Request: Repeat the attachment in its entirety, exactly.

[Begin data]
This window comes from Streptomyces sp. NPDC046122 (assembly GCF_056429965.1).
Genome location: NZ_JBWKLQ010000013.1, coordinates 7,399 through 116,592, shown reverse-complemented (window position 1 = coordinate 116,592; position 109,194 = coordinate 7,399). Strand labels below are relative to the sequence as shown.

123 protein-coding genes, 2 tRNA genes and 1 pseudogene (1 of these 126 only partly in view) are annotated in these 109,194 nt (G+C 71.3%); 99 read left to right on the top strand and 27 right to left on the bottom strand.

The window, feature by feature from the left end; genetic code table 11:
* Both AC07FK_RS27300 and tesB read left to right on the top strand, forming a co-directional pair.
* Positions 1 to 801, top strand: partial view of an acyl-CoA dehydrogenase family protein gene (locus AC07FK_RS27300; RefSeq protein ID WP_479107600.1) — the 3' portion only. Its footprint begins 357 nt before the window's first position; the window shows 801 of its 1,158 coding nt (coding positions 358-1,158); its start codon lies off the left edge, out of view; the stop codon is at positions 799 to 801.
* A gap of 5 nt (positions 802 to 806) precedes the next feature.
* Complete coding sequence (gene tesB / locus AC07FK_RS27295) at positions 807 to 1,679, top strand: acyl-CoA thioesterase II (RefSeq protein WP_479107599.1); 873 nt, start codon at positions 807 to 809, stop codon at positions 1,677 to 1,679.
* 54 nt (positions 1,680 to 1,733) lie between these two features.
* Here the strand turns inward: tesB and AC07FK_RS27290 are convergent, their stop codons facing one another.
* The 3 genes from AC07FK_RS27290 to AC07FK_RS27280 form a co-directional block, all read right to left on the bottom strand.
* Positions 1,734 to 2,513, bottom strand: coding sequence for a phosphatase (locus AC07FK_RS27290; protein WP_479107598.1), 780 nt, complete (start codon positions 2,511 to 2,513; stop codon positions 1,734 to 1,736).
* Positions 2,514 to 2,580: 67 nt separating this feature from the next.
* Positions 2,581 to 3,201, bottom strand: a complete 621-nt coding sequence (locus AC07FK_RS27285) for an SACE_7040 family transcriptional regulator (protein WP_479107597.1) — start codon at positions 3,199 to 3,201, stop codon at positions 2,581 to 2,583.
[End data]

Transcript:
This window comes from Streptomyces sp. NPDC046122 (assembly GCF_056429965.1).
Genome location: NZ_JBWKLQ010000013.1, coordinates 7,399 through 116,592, shown reverse-complemented (window position 1 = coordinate 116,592; position 109,194 = coordinate 7,399). Strand labels below are relative to the sequence as shown.

123 protein-coding genes, 2 tRNA genes and 1 pseudogene (1 of these 126 only partly in view) are annotated in these 109,194 nt (G+C 71.3%); 99 read left to right on the top strand and 27 right to left on the bottom strand.

The window, feature by feature from the left end; genetic code table 11:
* Both AC07FK_RS27300 and tesB read left to right on the top strand, forming a co-directional pair.
* Positions 1 to 801, top strand: partial view of an acyl-CoA dehydrogenase family protein gene (locus AC07FK_RS27300; RefSeq protein ID WP_479107600.1) — the 3' portion only. Its footprint begins 357 nt before the window's first position; the window shows 801 of its 1,158 coding nt (coding positions 358-1,158); its start codon lies off the left edge, out of view; the stop codon is at positions 799 to 801.
* A gap of 5 nt (positions 802 to 806) precedes the next feature.
* Complete coding sequence (gene tesB / locus AC07FK_RS27295) at positions 807 to 1,679, top strand: acyl-CoA thioesterase II (RefSeq protein WP_479107599.1); 873 nt, start codon at positions 807 to 809, stop codon at positions 1,677 to 1,679.
* 54 nt (positions 1,680 to 1,733) lie between these two features.
* Here the strand turns inward: tesB and AC07FK_RS27290 are convergent, their stop codons facing one another.
* The 3 genes from AC07FK_RS27290 to AC07FK_RS27280 form a co-directional block, all read right to left on the bottom strand.
* Positions 1,734 to 2,513, bottom strand: coding sequence for a phosphatase (locus AC07FK_RS27290; protein WP_479107598.1), 780 nt, complete (start codon positions 2,511 to 2,513; stop codon positions 1,734 to 1,736).
* Positions 2,514 to 2,580: 67 nt separating this feature from the next.
* Positions 2,581 to 3,201, bottom strand: a complete 621-nt coding sequence (locus AC07FK_RS27285) for an SACE_7040 family transcriptional regulator (protein WP_479107597.1) — start codon at positions 3,199 to 3,201, stop codon at positions 2,581 to 2,583.